Smack dab in the middle of beautiful Soho in New York City lies the Museum of Ice Cream, an Instagram-worthy “experience” that costs $39 to enter and is apparently an absolutely awful place to work.
An investigation published by Forbes Thursday paints a behind-the-scenes picture of the workplace terror that now seems to be standard at buzzy, girl boss-adjacent startups: outrageous surveillance, harassment, mismanagement. According to Forbes, Maryellis Bunn, the 28-year-old founder of the Museum of Ice Cream, created and fostered a hostile work environment. Unsurprisingly, Bunn “idolized” Steve Jobs, who for all his innovations and brilliant ideas, was also kind of a dick. Bunn’s interpretation of the Steve Jobs ethos played out only in her “obnoxiousness and compulsion,” which made for a very poor work environment.
Salaried, full-time employees were reportedly made to use ice cream nicknames instead of their real names at work and Bunn’s weekly town-hall meetings were called “Scream Sesh.” In these meetings, Bunn, whose preferred ice cream nickname was “Scream,” would publicly berate her employees about ticket sales, threatening to fire staffers if tickets did not sell out. Employees at the Miami iteration said that Bunn made derogatory comments about people’s weight, saying that shorts would not be an acceptable uniform because “fat people’s legs are disgusting.”
Part-time employees at Bunn’s Instagram-bait empire reported working conditions that felt unsafe: Employees were told they couldn’t go to the bathroom and Bunn streamed footage from multiple security cameras directly to her phone so that she could better monitor her employees in the New York City pop-up. That surveillance and Bunn’s management style, which trickled down to the managers at the various pop-ups, created a perfect environment for situations like the ones described by former part-time employees, who sent an anonymous letter to Forbes on June 14, detailing their grievances.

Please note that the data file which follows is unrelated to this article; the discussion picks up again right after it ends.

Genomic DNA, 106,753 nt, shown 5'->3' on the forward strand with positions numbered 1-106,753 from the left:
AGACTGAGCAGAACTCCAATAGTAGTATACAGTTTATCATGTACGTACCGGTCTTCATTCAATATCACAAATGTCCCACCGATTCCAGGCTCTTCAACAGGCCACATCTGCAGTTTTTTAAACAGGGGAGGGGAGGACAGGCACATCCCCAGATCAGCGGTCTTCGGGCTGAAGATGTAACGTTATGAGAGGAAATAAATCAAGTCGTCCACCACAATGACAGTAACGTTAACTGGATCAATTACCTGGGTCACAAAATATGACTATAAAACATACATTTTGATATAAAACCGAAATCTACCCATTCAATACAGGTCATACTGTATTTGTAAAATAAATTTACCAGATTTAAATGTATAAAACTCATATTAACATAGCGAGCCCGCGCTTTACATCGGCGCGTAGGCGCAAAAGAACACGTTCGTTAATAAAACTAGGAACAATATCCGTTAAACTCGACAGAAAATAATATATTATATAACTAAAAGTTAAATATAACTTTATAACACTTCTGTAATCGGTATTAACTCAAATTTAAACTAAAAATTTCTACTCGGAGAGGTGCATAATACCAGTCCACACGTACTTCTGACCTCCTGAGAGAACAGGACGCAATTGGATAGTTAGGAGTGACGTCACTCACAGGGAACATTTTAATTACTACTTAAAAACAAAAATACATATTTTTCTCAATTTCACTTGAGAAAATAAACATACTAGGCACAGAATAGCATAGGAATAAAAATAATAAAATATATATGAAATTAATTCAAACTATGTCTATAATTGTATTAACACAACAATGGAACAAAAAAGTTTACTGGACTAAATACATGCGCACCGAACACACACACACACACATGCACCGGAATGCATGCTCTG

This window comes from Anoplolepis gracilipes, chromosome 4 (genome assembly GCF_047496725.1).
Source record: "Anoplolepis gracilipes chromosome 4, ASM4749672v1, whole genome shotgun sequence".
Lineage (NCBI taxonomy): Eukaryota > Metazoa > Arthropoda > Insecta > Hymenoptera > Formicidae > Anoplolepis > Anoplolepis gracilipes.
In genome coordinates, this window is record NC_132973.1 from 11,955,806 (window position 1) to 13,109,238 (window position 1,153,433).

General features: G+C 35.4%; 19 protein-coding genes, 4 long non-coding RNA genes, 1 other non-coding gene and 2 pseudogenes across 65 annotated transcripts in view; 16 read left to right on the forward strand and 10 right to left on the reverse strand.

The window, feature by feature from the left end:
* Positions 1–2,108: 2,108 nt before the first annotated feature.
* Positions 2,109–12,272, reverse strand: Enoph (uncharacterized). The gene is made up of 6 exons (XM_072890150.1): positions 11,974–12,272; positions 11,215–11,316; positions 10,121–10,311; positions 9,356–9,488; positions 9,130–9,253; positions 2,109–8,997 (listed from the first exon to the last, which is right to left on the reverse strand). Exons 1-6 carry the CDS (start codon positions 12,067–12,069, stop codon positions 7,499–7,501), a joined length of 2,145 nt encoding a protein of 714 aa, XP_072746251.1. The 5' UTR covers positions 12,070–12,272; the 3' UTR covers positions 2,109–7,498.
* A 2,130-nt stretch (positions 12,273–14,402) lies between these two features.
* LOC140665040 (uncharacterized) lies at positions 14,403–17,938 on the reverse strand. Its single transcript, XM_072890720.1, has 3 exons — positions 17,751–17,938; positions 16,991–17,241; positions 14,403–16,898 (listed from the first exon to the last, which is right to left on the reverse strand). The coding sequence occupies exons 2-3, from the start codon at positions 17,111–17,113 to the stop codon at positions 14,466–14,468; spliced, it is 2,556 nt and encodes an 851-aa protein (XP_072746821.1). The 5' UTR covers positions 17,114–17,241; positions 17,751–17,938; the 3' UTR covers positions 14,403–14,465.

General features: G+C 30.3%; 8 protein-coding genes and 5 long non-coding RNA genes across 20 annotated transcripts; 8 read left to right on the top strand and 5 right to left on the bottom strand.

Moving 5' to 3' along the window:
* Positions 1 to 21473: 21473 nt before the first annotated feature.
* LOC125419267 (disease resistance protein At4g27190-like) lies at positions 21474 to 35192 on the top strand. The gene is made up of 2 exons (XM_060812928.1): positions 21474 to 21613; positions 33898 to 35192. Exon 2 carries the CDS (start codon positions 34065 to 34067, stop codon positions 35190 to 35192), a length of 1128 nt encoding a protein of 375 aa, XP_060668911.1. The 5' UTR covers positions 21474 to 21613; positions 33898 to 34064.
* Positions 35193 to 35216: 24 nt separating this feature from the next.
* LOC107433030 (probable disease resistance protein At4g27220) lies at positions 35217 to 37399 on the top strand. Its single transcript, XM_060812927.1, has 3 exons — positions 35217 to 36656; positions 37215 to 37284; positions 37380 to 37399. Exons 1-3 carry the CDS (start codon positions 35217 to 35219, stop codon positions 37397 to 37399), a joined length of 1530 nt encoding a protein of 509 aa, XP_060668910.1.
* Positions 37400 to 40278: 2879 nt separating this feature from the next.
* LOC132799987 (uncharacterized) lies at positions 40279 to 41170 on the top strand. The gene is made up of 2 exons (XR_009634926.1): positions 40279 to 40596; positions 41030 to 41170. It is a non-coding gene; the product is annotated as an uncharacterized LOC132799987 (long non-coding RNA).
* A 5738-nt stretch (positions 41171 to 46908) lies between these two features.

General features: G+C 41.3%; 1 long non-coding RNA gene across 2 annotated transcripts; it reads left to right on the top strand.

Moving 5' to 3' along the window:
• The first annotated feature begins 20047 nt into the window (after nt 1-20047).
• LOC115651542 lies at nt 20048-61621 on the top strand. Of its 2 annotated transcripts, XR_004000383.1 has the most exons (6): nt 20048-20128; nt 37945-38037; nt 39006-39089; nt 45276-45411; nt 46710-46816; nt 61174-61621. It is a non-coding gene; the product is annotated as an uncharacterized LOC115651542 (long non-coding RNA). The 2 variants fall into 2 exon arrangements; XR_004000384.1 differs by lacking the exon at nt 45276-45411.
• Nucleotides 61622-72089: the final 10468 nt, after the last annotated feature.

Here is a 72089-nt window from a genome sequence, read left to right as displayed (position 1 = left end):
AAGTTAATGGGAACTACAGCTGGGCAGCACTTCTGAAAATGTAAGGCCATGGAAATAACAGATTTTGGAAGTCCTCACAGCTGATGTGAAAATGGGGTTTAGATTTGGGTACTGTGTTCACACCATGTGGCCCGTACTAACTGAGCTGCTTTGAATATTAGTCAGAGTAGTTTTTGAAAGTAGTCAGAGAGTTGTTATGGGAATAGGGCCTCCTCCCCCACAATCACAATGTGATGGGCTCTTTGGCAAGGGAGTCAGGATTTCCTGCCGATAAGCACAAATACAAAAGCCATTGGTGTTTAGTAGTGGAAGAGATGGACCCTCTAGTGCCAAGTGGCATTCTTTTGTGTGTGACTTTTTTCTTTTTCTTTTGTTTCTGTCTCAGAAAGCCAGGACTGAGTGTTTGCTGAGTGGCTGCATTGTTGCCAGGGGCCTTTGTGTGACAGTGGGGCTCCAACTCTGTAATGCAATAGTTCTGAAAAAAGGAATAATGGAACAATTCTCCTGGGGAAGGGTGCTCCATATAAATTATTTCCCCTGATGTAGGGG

Several workers also said they were expected to smile, sing and dance ice cream jingles for eight hours straight — without bathroom breaks. According to these staffers, budget tightening meant there often wasn’t enough staff to cover for anyone during a shift. “I have a chronic stomach condition and I had to explicitly say ‘I’m about to crap myself on the floor’ to get one of my managers to just take over scooping ice cream for me for five minutes,” says a longtime museum employee. “It was humiliating.”
Another hourly employee says that she needed to go to the bathroom to change her tampon, and had to announce over her radio walkie-talkie that she was on her period. She says she was instructed to “hold it.” Four hours later someone relieved her and by that point, she says, she had become nauseous and bled through her pants. She claims she later contracted an infection and that she wasn’t the only one to have a similar experience.
It’s pointless to be disappointed in the behavior of women like Bunn, who seem to think that because they are women with an exacting, singular, and unique vision, they are excused from treating the people that work for them with decency, respect, or an iota of human kindness. Start-up culture, which is laden with bros in fleece vests making money moves, is toxic. Bunn’s Museum of Ice Cream endeavor, is not dissimilar to the dust-ups at Away, the Wing, and Thinx. Though the most obvious common thread here is that these start-ups were all founded by women, that is irrelevant to the issue at hand which is, as ever, that they’re assholes.
Read the Forbes story here.